Supplemental Data

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Dielectrophoretic Assembly of Electrically Functional Microwires from Nanoparticle Suspensions
Kevin D. Hermanson, Simon O. Lumsdon, Jacob P. Williams, Eric W. Kaler, and Orlin D. Velev

Supplementary Material

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  • Movie 1
    Typical microwire growth between two electrodes. High magnification (objective 40x) of a microwire growing inside a suspension of 26 nm diameter gold particles at a field intensity of 300 V/cm. The distance between the electrodes is 4 mm and the film has been modified to 10 times the original speed. Note that the growth occurs by particle aggregation at the tip, leaving behind brighter depletion areas.

  • Movie 2
    Breaking and spontaneous re-connection of a microwire. This movie shows the breaking and spontaneous re-connection of a microwire formed from 25 nm diameter gold particles in real time speed using a 4x objective. The voltage is increased from 5 to 25 V, whereupon the wire breaks and spontaneously re-connects due to the high field intensity in the gap between the wire ends.

Supplemental Figure 1. Examples of microwire morphology under different conditions.

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Scanning electron microscopy (SEM) images of dried wires obtained by a JEOL JXA 840 microscope. Image (A) shows the tip of a typical porous wire formed from large gold particles (26 nm diameter) in low electrolyte solution (5 x 10-4 M NaCl). It highlights the high surface area of these wires and the even growth obtained under these conditions. Image (B), however, shows a much more uneven wire formed in the presence of 1 x 10-3 M NaCl. In this case large aggregates form and get incorporated in the wires due to the suppressed electrostatic repulsion between particles in higher electrolyte solutions. The thin branched wire shown in image (C) and at higher magnification in image (D) is formed from small gold particles (14 nm diameter) in 5 x 10-4 M NaCl. The wire appears much smoother than that in image (A) because it is formed from aggregation of smaller particles.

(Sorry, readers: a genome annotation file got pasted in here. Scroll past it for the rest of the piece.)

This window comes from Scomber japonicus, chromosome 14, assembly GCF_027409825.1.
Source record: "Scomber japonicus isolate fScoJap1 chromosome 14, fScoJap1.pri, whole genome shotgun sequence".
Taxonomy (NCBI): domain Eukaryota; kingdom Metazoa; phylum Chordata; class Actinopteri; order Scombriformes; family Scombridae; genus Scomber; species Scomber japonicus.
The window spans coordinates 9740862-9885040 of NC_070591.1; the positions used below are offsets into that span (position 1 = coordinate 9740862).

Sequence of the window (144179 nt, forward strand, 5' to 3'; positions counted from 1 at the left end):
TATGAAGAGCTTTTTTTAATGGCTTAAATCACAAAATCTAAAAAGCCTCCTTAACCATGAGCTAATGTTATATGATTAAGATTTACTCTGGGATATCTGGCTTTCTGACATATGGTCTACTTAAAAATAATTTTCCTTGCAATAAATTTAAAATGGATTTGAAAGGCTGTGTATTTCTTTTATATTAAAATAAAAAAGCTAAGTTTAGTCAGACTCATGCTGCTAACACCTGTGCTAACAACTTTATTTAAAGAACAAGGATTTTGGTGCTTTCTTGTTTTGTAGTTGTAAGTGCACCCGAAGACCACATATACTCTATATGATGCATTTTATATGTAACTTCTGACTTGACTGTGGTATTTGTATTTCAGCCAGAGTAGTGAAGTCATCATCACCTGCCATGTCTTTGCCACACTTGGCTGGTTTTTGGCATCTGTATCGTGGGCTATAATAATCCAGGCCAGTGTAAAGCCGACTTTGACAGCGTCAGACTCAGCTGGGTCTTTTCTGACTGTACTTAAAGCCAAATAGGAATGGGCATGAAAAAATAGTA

Supplemental Figure 2. Schematic of the bridge mode measurements of microwire resistance.

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Before introducing the gold nanoparticles, the cell is filled with electrolyte solution. Switch K1 is closed, switch K2 is turned to the left. The bridge is balanced by the variable resistors R1 and R2 (100 kname each) until the voltmeter V0 measures the smallest voltage possible. After this, switch K1 is turned off, nanoparticles are introduced in the gap and a wire is assembled while monitoring the voltage, V1, and current (nameA).

To measure the true resistance of the microwire, the cell is flushed with electrolyte again, K1 is closed and K2 is switched to the right. The bridge is balanced again by the variable resistor R3. At this point, R3 will be exactly equal to the resistance of the microwire, with the effect of electrolyte conductance subtracted. The resistance of R3 (and the microwire) is measured by the ohmmeter name after flipping the switch K2 to the right. Subsequent changes in the resistance of the microwire are measured by re-balancing the bridge and measuring the resistance of R3.

Supplemental Figure 3. Examples of directly assembled electrical circuits from gold nanoparticle suspension.